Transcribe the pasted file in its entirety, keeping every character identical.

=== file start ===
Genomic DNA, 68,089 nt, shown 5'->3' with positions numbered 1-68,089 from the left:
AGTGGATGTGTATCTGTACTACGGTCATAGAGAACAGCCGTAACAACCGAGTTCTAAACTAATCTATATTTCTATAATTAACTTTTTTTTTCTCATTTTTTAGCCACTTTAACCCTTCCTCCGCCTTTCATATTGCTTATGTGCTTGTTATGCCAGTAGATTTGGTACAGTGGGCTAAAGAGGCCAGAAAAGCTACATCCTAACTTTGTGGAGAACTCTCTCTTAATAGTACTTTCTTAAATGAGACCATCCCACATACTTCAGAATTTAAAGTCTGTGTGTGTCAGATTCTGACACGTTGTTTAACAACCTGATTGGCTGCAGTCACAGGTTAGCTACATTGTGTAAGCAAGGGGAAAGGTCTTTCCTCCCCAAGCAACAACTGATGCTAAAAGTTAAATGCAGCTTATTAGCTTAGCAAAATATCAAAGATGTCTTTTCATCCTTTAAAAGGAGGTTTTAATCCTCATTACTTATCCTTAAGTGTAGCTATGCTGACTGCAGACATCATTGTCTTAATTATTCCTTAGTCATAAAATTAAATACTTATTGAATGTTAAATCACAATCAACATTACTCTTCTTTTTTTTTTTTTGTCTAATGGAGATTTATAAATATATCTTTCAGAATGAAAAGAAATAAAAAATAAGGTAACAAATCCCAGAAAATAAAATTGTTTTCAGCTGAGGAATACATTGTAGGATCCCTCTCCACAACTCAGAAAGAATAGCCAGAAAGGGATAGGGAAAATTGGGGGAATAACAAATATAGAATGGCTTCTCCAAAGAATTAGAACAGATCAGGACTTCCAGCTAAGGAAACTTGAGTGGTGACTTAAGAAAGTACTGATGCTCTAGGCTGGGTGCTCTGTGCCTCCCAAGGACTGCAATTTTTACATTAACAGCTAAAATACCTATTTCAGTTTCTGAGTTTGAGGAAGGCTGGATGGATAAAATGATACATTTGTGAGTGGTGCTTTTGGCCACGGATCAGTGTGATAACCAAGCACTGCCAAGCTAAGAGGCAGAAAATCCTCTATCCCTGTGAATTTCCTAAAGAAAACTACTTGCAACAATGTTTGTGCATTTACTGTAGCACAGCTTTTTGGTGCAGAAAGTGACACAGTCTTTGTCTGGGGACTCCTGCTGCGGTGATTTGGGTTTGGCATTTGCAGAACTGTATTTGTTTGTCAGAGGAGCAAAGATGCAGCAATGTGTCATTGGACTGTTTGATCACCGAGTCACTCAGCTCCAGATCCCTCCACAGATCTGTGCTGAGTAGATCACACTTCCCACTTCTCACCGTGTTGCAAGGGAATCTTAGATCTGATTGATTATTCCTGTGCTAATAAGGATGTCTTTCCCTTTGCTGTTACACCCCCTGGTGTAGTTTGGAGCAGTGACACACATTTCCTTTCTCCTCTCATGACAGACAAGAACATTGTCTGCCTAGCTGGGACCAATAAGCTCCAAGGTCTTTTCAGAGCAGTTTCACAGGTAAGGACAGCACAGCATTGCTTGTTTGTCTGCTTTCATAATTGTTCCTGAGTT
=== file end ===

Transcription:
Genomic DNA, 68,089 nt, shown 5'->3' with positions numbered 1-68,089 from the left:
AGTGGATGTGTATCTGTACTACGGTCATAGAGAACAGCCGTAACAACCGAGTTCTAAACTAATCTATATTTCTATAATTAACTTTTTTTTTCTCATTTTTTAGCCACTTTAACCCTTCCTCCGCCTTTCATATTGCTTATGTGCTTGTTATGCCAGTAGATTTGGTACAGTGGGCTAAAGAGGCCAGAAAAGCTACATCCTAACTTTGTGGAGAACTCTCTCTTAATAGTACTTTCTTAAATGAGACCATCCCACATACTTCAGAATTTAAAGTCTGTGTGTGTCAGATTCTGACACGTTGTTTAACAACCTGATTGGCTGCAGTCACAGGTTAGCTACATTGTGTAAGCAAGGGGAAAGGTCTTTCCTCCCCAAGCAACAACTGATGCTAAAAGTTAAATGCAGCTTATTAGCTTAGCAAAATATCAAAGATGTCTTTTCATCCTTTAAAAGGAGGTTTTAATCCTCATTACTTATCCTTAAGTGTAGCTATGCTGACTGCAGACATCATTGTCTTAATTATTCCTTAGTCATAAAATTAAATACTTATTGAATGTTAAATCACAATCAACATTACTCTTCTTTTTTTTTTTTTGTCTAATGGAGATTTATAAATATATCTTTCAGAATGAAAAGAAATAAAAAATAAGGTAACAAATCCCAGAAAATAAAATTGTTTTCAGCTGAGGAATACATTGTAGGATCCCTCTCCACAACTCAGAAAGAATAGCCAGAAAGGGATAGGGAAAATTGGGGGAATAACAAATATAGAATGGCTTCTCCAAAGAATTAGAACAGATCAGGACTTCCAGCTAAGGAAACTTGAGTGGTGACTTAAGAAAGTACTGATGCTCTAGGCTGGGTGCTCTGTGCCTCCCAAGGACTGCAATTTTTACATTAACAGCTAAAATACCTATTTCAGTTTCTGAGTTTGAGGAAGGCTGGATGGATAAAATGATACATTTGTGAGTGGTGCTTTTGGCCACGGATCAGTGTGATAACCAAGCACTGCCAAGCTAAGAGGCAGAAAATCCTCTATCCCTGTGAATTTCCTAAAGAAAACTACTTGCAACAATGTTTGTGCATTTACTGTAGCACAGCTTTTTGGTGCAGAAAGTGACACAGTCTTTGTCTGGGGACTCCTGCTGCGGTGATTTGGGTTTGGCATTTGCAGAACTGTATTTGTTTGTCAGAGGAGCAAAGATGCAGCAATGTGTCATTGGACTGTTTGATCACCGAGTCACTCAGCTCCAGATCCCTCCACAGATCTGTGCTGAGTAGATCACACTTCCCACTTCTCACCGTGTTGCAAGGGAATCTTAGATCTGATTGATTATTCCTGTGCTAATAAGGATGTCTTTCCCTTTGCTGTTACACCCCCTGGTGTAGTTTGGAGCAGTGACACACATTTCCTTTCTCCTCTCATGACAGACAAGAACATTGTCTGCCTAGCTGGGACCAATAAGCTCCAAGGTCTTTTCAGAGCAGTTTCACAGGTAAGGACAGCACAGCATTGCTTGTTTGTCTGCTTTCATAATTGTTCCTGAGTT